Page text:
Example 1: how to approach valuing services a party is given
A party is approached by an individual who offers the party free use of their property as the venue for a dinner and auction event. The party confirms that the individual is a permissible donor before accepting the offer.
The party should identify similar venues that are available to hire for comparable events. The party may wish to limit its comparison to other venues in the same area.
The party identifies three similar venues that are available to hire and uses the advertised rates to determine the approximate commercial value of the property’s use.
Example 2: how to approach valuing services a party sells
A party is approached by another organisation for advice on how to run effective political campaigns. The registered party decides to charge the organisation for this service.
In the first instance, the party should identify exact or similar suppliers of such services in the market. If the party is unable to identify a comparable supplier or service of this kind, it should identify an appropriate alternative available in the market.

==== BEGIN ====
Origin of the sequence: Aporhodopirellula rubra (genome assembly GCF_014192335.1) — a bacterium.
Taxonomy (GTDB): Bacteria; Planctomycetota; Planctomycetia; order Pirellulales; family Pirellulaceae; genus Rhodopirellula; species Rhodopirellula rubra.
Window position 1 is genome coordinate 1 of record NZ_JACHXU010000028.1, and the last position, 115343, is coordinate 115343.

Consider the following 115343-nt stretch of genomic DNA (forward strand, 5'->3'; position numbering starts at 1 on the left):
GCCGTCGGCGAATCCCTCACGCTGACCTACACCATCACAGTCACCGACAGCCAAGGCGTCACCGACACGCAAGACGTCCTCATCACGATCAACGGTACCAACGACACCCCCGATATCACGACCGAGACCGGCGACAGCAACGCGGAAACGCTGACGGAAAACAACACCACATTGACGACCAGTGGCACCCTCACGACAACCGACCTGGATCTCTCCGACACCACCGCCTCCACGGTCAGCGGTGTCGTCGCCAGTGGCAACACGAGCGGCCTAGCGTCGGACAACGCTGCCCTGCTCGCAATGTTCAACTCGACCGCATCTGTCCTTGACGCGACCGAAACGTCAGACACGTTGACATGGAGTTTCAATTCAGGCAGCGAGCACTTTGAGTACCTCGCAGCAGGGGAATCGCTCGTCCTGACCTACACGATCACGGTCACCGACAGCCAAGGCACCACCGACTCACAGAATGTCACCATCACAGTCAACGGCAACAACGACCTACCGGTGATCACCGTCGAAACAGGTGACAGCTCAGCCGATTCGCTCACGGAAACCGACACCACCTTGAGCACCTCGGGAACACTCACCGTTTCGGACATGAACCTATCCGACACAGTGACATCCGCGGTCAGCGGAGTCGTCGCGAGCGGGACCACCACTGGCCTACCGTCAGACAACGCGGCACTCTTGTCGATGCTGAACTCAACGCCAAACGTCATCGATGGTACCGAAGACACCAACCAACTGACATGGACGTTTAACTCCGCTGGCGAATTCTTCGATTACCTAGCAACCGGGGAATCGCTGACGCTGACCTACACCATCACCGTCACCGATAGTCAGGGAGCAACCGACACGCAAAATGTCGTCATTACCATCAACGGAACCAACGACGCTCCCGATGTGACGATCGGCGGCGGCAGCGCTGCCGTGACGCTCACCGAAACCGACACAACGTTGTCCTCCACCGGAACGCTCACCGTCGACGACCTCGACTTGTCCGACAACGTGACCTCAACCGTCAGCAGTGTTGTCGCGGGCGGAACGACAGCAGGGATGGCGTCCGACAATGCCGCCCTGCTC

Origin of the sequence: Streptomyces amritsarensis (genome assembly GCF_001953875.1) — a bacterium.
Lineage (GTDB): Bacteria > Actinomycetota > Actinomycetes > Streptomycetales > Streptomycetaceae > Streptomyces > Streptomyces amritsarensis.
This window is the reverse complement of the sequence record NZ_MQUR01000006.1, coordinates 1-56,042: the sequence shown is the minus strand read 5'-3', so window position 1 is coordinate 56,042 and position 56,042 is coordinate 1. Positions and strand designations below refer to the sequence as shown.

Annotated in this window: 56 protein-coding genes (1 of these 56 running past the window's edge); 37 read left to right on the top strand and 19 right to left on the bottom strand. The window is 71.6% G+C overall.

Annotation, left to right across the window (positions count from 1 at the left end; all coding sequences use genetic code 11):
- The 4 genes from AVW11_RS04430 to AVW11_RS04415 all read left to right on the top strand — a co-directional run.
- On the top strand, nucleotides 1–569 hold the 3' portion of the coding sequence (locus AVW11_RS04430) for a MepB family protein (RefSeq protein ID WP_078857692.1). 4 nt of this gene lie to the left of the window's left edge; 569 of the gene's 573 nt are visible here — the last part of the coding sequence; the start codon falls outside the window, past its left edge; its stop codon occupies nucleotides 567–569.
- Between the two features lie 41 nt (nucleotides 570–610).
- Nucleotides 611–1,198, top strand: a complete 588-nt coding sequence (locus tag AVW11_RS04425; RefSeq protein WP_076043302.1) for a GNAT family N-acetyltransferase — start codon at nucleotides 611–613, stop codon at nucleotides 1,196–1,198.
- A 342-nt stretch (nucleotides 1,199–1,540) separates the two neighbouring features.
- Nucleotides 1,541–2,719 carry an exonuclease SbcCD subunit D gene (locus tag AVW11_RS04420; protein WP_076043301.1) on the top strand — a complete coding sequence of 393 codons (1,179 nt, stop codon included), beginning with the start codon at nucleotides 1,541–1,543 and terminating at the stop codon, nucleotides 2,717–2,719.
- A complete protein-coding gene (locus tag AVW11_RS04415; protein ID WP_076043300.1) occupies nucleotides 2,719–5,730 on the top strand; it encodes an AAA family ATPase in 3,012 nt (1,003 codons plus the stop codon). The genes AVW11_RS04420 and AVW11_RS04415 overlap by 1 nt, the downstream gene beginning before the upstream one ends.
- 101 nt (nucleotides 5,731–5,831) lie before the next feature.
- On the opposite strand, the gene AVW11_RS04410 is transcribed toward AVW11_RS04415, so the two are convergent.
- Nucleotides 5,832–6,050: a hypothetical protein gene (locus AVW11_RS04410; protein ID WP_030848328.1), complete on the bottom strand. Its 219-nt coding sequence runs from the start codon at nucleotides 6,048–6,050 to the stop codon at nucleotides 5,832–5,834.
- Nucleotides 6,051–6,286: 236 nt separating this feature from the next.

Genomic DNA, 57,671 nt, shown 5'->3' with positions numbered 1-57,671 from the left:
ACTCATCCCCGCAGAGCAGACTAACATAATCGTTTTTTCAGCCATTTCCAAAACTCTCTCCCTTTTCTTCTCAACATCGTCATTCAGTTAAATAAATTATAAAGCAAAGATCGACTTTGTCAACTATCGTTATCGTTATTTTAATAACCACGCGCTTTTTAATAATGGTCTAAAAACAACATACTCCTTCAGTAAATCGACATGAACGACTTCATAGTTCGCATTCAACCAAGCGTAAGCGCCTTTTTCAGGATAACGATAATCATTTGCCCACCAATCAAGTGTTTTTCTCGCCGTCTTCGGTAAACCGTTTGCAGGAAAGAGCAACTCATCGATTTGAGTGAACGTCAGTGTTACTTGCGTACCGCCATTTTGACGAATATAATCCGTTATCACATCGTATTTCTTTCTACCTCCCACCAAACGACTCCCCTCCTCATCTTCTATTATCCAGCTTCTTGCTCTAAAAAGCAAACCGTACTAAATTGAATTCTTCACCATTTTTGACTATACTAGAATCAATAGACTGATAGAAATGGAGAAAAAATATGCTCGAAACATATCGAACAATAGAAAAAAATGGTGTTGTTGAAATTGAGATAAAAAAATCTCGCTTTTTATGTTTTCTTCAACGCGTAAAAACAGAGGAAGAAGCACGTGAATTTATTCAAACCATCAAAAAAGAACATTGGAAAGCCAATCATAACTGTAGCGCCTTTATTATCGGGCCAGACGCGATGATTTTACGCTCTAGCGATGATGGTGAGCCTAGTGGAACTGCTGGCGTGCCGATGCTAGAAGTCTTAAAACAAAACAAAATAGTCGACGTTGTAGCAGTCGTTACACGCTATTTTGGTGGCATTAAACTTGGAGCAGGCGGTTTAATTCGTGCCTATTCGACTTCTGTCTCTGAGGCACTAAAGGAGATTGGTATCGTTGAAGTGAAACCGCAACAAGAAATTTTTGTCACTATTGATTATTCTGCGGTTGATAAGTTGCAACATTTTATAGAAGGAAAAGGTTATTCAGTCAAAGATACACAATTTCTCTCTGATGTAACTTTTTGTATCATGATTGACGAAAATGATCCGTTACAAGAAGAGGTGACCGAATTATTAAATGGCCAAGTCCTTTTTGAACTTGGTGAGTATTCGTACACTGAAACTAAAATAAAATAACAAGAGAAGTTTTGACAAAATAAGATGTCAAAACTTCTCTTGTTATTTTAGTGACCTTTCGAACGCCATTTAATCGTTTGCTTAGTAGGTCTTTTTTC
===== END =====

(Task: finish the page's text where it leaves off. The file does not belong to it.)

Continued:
The party identifies some suppliers who provide consultancy services on running successful political campaigns.
The party identifies three companies who offer these types of services to determine the estimated commercial value for the purposes of PPERA. As the service the party is providing is exclusive, because their experience of election campaigning is not widely available on the market, it may be appropriate for the party to use a higher end market valuation in this instance.
The next three sections provides guidance on how to value and report donations received through crowdfunding, auction prizes and sponsorship.